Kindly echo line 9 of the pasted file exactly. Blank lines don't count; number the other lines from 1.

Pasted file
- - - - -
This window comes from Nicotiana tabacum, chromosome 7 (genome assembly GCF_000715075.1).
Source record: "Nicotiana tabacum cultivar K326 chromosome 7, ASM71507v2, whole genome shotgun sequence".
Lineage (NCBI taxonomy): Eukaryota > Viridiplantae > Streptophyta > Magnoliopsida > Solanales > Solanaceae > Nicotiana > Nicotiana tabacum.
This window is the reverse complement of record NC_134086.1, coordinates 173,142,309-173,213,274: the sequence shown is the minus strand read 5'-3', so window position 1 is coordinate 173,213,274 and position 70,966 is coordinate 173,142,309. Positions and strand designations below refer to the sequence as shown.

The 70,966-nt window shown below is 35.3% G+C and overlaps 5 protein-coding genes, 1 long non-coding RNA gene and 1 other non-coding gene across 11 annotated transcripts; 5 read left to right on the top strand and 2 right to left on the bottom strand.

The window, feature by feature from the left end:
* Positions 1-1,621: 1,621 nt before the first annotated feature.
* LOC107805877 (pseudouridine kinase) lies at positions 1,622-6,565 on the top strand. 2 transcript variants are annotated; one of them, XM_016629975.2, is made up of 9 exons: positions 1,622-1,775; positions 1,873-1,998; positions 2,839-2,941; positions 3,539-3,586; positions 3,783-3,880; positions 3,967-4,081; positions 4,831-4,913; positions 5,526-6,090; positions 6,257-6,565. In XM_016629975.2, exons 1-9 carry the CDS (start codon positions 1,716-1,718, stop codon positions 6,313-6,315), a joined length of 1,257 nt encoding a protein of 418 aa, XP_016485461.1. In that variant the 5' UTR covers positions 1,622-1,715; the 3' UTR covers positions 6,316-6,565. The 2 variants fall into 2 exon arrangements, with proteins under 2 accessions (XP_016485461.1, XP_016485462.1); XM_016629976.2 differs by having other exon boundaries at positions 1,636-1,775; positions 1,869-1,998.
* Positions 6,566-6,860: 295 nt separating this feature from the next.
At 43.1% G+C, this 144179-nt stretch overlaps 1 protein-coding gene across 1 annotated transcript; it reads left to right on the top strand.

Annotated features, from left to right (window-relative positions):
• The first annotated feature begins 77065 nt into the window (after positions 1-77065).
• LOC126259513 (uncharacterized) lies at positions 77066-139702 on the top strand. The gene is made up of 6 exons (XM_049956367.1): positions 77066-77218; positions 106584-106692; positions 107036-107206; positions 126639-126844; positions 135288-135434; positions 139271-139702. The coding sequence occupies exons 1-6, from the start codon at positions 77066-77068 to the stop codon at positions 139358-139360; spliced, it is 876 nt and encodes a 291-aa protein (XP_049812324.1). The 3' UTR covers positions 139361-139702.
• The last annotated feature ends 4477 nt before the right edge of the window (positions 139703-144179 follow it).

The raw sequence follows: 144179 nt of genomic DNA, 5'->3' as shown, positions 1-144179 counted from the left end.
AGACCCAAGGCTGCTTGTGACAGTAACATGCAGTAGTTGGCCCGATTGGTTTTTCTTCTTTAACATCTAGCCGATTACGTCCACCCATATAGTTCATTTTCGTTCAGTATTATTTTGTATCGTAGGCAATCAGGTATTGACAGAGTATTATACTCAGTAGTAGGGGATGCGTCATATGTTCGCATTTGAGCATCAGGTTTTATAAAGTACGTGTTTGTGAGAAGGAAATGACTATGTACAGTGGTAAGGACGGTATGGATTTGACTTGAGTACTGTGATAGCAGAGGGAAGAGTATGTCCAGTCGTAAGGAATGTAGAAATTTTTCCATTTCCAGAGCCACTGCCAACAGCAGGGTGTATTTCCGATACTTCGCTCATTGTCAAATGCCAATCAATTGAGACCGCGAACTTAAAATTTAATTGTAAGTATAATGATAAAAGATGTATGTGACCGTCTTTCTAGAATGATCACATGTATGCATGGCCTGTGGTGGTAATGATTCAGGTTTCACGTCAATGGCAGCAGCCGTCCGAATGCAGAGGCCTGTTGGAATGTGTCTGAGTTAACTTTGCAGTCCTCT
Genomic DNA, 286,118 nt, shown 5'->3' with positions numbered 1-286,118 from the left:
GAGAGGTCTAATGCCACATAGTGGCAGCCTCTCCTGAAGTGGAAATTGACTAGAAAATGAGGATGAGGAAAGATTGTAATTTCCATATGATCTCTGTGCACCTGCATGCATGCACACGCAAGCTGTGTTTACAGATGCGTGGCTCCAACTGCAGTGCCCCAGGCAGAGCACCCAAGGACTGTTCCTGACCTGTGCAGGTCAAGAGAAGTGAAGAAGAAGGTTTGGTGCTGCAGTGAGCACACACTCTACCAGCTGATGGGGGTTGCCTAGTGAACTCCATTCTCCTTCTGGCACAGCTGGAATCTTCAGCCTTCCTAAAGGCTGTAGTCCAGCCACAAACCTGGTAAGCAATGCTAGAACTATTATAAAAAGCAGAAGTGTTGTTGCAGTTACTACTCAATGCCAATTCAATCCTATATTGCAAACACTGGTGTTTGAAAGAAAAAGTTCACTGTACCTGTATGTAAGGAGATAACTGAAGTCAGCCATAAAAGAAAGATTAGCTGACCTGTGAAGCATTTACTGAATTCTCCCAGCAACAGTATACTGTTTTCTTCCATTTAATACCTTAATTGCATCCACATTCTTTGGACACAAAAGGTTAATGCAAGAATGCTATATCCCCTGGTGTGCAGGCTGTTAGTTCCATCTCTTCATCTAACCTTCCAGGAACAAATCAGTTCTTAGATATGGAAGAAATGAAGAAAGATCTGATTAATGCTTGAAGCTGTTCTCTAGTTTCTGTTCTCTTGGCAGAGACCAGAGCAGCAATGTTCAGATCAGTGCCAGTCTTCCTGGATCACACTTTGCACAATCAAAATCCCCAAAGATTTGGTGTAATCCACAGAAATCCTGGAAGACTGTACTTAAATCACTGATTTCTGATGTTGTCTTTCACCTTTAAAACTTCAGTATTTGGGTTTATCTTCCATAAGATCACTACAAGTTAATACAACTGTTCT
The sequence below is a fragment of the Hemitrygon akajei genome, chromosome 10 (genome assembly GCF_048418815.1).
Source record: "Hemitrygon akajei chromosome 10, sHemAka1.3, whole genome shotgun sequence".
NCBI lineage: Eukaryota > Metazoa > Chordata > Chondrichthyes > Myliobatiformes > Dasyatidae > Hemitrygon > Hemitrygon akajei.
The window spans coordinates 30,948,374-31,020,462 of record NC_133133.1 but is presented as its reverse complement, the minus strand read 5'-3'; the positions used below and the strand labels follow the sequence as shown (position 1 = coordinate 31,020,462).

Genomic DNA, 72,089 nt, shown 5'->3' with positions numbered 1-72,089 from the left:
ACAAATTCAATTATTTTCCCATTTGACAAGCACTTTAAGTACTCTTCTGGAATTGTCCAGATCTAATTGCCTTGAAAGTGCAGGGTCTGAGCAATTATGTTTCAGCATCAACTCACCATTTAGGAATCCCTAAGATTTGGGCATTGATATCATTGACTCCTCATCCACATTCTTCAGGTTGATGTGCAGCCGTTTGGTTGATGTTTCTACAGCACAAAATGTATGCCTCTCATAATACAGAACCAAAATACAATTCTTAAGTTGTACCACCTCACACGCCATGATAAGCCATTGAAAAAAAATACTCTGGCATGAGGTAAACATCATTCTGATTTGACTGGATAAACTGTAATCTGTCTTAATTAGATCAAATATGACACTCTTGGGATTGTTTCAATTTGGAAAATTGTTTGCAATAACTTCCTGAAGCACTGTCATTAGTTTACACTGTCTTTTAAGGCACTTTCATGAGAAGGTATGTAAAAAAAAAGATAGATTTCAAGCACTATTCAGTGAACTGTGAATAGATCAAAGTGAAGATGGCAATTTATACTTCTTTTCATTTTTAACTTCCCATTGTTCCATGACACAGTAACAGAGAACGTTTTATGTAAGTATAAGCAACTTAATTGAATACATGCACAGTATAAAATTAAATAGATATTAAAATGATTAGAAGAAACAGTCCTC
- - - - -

* Positions 6,566-6,860: 295 nt separating this feature from the next.